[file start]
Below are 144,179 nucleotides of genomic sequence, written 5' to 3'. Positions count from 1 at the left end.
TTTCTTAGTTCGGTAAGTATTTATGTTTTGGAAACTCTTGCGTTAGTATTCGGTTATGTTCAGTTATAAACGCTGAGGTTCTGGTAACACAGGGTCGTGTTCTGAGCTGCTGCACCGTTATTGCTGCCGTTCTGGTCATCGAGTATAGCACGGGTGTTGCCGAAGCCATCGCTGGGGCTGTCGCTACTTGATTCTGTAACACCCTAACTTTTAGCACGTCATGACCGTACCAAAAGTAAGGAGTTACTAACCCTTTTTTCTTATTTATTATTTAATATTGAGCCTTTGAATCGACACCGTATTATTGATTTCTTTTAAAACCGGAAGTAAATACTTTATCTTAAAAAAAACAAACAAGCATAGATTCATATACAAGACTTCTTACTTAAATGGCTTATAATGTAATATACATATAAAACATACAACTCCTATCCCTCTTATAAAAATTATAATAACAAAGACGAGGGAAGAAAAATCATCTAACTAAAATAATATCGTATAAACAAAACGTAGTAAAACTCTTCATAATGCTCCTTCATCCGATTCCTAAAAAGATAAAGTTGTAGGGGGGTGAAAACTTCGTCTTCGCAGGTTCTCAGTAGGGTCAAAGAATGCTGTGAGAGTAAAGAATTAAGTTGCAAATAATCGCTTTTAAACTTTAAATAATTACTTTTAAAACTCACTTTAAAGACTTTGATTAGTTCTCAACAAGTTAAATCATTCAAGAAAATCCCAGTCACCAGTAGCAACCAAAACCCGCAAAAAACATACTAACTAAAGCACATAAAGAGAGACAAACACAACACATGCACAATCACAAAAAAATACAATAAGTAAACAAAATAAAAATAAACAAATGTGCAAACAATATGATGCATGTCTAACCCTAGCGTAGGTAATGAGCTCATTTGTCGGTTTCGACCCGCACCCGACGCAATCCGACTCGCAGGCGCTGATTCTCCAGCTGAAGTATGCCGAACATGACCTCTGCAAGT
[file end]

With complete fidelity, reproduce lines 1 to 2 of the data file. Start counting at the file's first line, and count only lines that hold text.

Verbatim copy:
Below are 144,179 nucleotides of genomic sequence, written 5' to 3'. Positions count from 1 at the left end.
TTTCTTAGTTCGGTAAGTATTTATGTTTTGGAAACTCTTGCGTTAGTATTCGGTTATGTTCAGTTATAAACGCTGAGGTTCTGGTAACACAGGGTCGTGTTCTGAGCTGCTGCACCGTTATTGCTGCCGTTCTGGTCATCGAGTATAGCACGGGTGTTGCCGAAGCCATCGCTGGGGCTGTCGCTACTTGATTCTGTAACACCCTAACTTTTAGCACGTCATGACCGTACCAAAAGTAAGGAGTTACTAACCCTTTTTTCTTATTTATTATTTAATATTGAGCCTTTGAATCGACACCGTATTATTGATTTCTTTTAAAACCGGAAGTAAATACTTTATCTTAAAAAAAACAAACAAGCATAGATTCATATACAAGACTTCTTACTTAAATGGCTTATAATGTAATATACATATAAAACATACAACTCCTATCCCTCTTATAAAAATTATAATAACAAAGACGAGGGAAGAAAAATCATCTAACTAAAATAATATCGTATAAACAAAACGTAGTAAAACTCTTCATAATGCTCCTTCATCCGATTCCTAAAAAGATAAAGTTGTAGGGGGGTGAAAACTTCGTCTTCGCAGGTTCTCAGTAGGGTCAAAGAATGCTGTGAGAGTAAAGAATTAAGTTGCAAATAATCGCTTTTAAACTTTAAATAATTACTTTTAAAACTCACTTTAAAGACTTTGATTAGTTCTCAACAAGTTAAATCATTCAAGAAAATCCCAGTCACCAGTAGCAACCAAAACCCGCAAAAAACATACTAACTAAAGCACATAAAGAGAGACAAACACAACACATGCACAATCACAAAAAAATACAATAAGTAAACAAAATAAAAATAAACAAATGTGCAAACAATATGATGCATGTCTAACCCTAGCGTAGGTAATGAGCTCATTTGTCGGTTTCGACCCGCACCCGACGCAATCCGACTCGCAGGCGCTGATTCTCCAGCTGAAGTATGCCGAACATGACCTCTGCAAGT